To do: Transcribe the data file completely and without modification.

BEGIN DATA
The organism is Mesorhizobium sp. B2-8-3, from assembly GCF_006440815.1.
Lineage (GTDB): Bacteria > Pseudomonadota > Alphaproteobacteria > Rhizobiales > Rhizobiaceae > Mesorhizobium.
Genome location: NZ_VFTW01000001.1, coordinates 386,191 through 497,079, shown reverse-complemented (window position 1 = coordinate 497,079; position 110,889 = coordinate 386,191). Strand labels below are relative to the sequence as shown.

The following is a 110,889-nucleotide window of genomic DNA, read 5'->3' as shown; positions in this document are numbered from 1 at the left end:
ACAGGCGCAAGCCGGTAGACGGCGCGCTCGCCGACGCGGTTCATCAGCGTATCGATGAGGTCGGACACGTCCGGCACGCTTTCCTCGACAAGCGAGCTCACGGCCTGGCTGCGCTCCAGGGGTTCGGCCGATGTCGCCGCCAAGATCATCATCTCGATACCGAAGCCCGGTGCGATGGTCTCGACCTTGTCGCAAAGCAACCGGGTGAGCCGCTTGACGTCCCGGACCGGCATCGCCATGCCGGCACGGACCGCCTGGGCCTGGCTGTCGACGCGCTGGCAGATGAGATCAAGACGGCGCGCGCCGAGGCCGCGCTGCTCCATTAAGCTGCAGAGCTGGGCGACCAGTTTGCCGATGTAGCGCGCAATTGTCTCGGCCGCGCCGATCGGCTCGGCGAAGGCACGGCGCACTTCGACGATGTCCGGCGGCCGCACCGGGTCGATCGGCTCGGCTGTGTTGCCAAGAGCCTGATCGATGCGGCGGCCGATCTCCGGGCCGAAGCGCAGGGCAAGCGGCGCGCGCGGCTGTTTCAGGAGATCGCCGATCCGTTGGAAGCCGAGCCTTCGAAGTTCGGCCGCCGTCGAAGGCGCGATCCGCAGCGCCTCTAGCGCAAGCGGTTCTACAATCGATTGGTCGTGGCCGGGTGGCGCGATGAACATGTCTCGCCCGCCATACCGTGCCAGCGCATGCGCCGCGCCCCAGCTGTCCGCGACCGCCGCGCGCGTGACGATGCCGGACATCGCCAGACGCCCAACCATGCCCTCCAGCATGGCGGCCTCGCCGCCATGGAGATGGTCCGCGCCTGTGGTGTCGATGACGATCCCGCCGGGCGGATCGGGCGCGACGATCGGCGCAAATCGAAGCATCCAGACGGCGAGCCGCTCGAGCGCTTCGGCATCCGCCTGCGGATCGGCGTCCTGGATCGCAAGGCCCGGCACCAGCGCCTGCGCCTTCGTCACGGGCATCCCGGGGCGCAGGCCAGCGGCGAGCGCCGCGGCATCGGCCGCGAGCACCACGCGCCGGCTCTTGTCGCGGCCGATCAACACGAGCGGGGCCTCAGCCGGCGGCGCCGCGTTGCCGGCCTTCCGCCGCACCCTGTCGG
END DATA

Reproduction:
The organism is Mesorhizobium sp. B2-8-3, from assembly GCF_006440815.1.
Lineage (GTDB): Bacteria > Pseudomonadota > Alphaproteobacteria > Rhizobiales > Rhizobiaceae > Mesorhizobium.
Genome location: NZ_VFTW01000001.1, coordinates 386,191 through 497,079, shown reverse-complemented (window position 1 = coordinate 497,079; position 110,889 = coordinate 386,191). Strand labels below are relative to the sequence as shown.

The following is a 110,889-nucleotide window of genomic DNA, read 5'->3' as shown; positions in this document are numbered from 1 at the left end:
ACAGGCGCAAGCCGGTAGACGGCGCGCTCGCCGACGCGGTTCATCAGCGTATCGATGAGGTCGGACACGTCCGGCACGCTTTCCTCGACAAGCGAGCTCACGGCCTGGCTGCGCTCCAGGGGTTCGGCCGATGTCGCCGCCAAGATCATCATCTCGATACCGAAGCCCGGTGCGATGGTCTCGACCTTGTCGCAAAGCAACCGGGTGAGCCGCTTGACGTCCCGGACCGGCATCGCCATGCCGGCACGGACCGCCTGGGCCTGGCTGTCGACGCGCTGGCAGATGAGATCAAGACGGCGCGCGCCGAGGCCGCGCTGCTCCATTAAGCTGCAGAGCTGGGCGACCAGTTTGCCGATGTAGCGCGCAATTGTCTCGGCCGCGCCGATCGGCTCGGCGAAGGCACGGCGCACTTCGACGATGTCCGGCGGCCGCACCGGGTCGATCGGCTCGGCTGTGTTGCCAAGAGCCTGATCGATGCGGCGGCCGATCTCCGGGCCGAAGCGCAGGGCAAGCGGCGCGCGCGGCTGTTTCAGGAGATCGCCGATCCGTTGGAAGCCGAGCCTTCGAAGTTCGGCCGCCGTCGAAGGCGCGATCCGCAGCGCCTCTAGCGCAAGCGGTTCTACAATCGATTGGTCGTGGCCGGGTGGCGCGATGAACATGTCTCGCCCGCCATACCGTGCCAGCGCATGCGCCGCGCCCCAGCTGTCCGCGACCGCCGCGCGCGTGACGATGCCGGACATCGCCAGACGCCCAACCATGCCCTCCAGCATGGCGGCCTCGCCGCCATGGAGATGGTCCGCGCCTGTGGTGTCGATGACGATCCCGCCGGGCGGATCGGGCGCGACGATCGGCGCAAATCGAAGCATCCAGACGGCGAGCCGCTCGAGCGCTTCGGCATCCGCCTGCGGATCGGCGTCCTGGATCGCAAGGCCCGGCACCAGCGCCTGCGCCTTCGTCACGGGCATCCCGGGGCGCAGGCCAGCGGCGAGCGCCGCGGCATCGGCCGCGAGCACCACGCGCCGGCTCTTGTCGCGGCCGATCAACACGAGCGGGGCCTCAGCCGGCGGCGCCGCGTTGCCGGCCTTCCGCCGCACCCTGTCGG